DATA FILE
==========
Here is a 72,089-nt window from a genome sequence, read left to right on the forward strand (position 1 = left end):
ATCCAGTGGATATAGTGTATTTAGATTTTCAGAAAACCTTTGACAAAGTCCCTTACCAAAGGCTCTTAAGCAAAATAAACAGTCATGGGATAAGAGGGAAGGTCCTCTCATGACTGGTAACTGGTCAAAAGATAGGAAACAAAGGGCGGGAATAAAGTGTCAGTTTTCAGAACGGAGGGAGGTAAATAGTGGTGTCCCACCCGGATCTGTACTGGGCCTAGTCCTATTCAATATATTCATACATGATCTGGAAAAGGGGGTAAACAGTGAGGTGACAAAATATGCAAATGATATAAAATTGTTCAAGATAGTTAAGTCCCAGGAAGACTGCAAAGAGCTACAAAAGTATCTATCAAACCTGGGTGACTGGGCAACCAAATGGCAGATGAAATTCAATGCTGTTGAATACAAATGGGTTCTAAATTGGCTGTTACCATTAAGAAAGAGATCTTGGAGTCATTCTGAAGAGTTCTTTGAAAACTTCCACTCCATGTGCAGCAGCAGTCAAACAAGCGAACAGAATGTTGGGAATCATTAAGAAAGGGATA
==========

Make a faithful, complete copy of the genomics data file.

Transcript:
Here is a 72,089-nt window from a genome sequence, read left to right on the forward strand (position 1 = left end):
ATCCAGTGGATATAGTGTATTTAGATTTTCAGAAAACCTTTGACAAAGTCCCTTACCAAAGGCTCTTAAGCAAAATAAACAGTCATGGGATAAGAGGGAAGGTCCTCTCATGACTGGTAACTGGTCAAAAGATAGGAAACAAAGGGCGGGAATAAAGTGTCAGTTTTCAGAACGGAGGGAGGTAAATAGTGGTGTCCCACCCGGATCTGTACTGGGCCTAGTCCTATTCAATATATTCATACATGATCTGGAAAAGGGGGTAAACAGTGAGGTGACAAAATATGCAAATGATATAAAATTGTTCAAGATAGTTAAGTCCCAGGAAGACTGCAAAGAGCTACAAAAGTATCTATCAAACCTGGGTGACTGGGCAACCAAATGGCAGATGAAATTCAATGCTGTTGAATACAAATGGGTTCTAAATTGGCTGTTACCATTAAGAAAGAGATCTTGGAGTCATTCTGAAGAGTTCTTTGAAAACTTCCACTCCATGTGCAGCAGCAGTCAAACAAGCGAACAGAATGTTGGGAATCATTAAGAAAGGGATA